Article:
I guess for some the antics of the GOP will always make the Dems look good enough. The question however is whether we continue to allow the GOP to set the standard of expectations. While Yglesias and Benen clearly find it difficult to admit that both parties are failing, and that people are increasingly catching on to this, they also cling to incremental policy tinkering by Washington insiders who stay silent on the defining powers of the day: corporate and financial power. Ultimately it is simply naïve – as well as disingenuous – for people, (“progressives” especially,) to believe that a political system that has been bought, sold, and hollowed out by corporate power will ever bring meaningful change to ordinary folks without a real struggle, without some direct democratic activism, to draw the proverbial-line-in-the-sand and counteract that power. The most important opposition for people to recognize today also happens to be the most difficult to go fight: democracy vs. corporate power.
In this spirit Chris Hedges provides one of the most scathing critiques of “the liberal intelligentsia” in “Liberals are Useless,” where he lambasts also “the liberal class” for having pretty much earned the “public derision” it has received.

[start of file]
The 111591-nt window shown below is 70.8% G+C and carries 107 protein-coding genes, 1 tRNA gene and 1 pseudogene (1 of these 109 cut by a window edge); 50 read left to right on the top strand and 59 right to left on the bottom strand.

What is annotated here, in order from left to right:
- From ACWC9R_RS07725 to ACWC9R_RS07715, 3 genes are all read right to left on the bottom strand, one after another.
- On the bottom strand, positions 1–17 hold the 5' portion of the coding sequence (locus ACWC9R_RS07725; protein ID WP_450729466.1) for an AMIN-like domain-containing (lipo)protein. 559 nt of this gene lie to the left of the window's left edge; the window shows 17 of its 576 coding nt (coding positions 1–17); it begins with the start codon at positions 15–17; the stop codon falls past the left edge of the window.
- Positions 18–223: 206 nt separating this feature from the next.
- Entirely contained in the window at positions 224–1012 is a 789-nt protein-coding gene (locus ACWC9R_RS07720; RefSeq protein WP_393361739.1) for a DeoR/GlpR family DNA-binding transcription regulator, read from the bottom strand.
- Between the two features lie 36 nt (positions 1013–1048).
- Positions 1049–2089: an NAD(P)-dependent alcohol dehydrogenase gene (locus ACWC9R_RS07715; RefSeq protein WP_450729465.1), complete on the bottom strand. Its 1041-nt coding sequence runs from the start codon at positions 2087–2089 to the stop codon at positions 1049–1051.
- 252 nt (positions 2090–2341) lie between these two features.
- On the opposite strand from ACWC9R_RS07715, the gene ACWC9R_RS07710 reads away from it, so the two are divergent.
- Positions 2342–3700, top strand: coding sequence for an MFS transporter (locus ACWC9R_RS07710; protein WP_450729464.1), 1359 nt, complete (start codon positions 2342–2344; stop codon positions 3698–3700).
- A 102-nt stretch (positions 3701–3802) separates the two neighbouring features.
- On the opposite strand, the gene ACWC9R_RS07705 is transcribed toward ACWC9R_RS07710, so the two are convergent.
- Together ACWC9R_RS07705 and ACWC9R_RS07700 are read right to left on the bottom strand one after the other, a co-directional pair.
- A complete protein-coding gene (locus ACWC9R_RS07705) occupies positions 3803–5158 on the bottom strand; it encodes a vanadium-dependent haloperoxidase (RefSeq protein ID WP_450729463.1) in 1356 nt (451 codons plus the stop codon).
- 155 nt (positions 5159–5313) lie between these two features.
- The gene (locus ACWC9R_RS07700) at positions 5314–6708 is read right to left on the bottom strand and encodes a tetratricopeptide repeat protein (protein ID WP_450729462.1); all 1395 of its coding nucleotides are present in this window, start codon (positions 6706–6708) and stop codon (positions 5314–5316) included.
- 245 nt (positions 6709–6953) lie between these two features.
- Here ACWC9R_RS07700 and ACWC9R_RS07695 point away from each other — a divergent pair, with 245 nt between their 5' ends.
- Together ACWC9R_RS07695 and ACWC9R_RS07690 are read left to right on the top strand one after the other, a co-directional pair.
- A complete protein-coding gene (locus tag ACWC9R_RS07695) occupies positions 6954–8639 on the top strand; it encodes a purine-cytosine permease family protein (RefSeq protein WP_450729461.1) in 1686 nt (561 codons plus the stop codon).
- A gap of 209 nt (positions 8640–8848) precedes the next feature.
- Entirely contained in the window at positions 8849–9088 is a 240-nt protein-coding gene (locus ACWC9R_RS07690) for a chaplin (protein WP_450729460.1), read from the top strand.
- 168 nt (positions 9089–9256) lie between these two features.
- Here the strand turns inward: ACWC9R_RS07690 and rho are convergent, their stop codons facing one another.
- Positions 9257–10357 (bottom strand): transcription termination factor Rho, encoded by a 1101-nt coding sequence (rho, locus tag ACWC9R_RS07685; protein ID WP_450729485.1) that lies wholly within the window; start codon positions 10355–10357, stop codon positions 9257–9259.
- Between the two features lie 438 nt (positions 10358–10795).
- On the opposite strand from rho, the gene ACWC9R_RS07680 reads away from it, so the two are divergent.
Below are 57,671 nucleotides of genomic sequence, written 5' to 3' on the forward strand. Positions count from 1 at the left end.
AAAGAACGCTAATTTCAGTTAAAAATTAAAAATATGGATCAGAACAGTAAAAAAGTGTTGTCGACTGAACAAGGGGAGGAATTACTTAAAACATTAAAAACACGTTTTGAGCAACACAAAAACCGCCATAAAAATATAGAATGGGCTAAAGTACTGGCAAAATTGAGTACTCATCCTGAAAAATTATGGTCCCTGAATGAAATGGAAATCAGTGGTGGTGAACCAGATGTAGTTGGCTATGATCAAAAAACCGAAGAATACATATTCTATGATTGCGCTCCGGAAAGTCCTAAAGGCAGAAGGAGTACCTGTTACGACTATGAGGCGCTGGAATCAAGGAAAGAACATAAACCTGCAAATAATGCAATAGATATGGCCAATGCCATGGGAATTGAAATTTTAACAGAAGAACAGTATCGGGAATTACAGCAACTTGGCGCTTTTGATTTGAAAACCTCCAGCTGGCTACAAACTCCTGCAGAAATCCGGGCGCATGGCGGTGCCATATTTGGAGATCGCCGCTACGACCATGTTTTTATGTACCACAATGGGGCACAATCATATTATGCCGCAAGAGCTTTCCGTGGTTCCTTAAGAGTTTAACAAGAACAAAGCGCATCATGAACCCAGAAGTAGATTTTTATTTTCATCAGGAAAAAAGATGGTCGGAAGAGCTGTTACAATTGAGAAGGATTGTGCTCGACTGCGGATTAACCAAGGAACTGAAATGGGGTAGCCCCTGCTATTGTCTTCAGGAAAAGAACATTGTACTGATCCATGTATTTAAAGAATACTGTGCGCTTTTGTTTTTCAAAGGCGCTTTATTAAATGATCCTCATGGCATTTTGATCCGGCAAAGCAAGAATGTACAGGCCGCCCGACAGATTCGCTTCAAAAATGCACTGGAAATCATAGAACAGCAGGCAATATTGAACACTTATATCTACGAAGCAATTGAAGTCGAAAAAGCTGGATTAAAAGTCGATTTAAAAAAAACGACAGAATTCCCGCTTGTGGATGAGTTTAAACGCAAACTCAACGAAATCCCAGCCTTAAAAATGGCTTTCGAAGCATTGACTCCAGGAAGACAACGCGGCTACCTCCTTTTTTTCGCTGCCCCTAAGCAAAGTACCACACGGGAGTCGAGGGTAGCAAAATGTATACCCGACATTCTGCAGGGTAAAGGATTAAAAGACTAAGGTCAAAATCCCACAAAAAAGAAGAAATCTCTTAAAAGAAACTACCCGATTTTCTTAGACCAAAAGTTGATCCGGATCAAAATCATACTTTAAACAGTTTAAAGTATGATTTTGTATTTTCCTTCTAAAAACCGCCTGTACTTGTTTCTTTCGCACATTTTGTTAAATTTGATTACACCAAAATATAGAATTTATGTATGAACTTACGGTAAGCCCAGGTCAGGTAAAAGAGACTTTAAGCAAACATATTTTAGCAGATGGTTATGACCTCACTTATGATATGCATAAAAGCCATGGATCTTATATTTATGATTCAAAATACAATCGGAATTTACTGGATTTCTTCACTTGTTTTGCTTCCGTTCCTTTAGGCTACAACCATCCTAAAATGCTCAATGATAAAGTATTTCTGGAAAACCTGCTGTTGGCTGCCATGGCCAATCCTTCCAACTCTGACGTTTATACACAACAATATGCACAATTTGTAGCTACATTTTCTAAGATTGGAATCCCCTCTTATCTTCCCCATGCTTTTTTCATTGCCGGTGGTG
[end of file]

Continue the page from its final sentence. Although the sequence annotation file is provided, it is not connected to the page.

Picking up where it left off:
“Anyone who says he or she cares about the working class in this country should have walked out on the Democratic Party in 1994 with the passage of NAFTA. And it has only been downhill since. If welfare reform, the 1999 Financial Services Modernization Act, which gutted the 1933 Glass-Steagall Act—designed to prevent the kind of banking crisis we are now undergoing—and the craven decision by the Democratic Congress to continue to fund and expand our imperial wars were not enough to make you revolt, how about the refusal to restore habeas corpus, end torture in our offshore penal colonies, abolish George W. Bush’s secrecy laws or halt the warrantless wiretapping and monitoring of American citizens? The imperial projects and the corporate state have not altered under Obama.”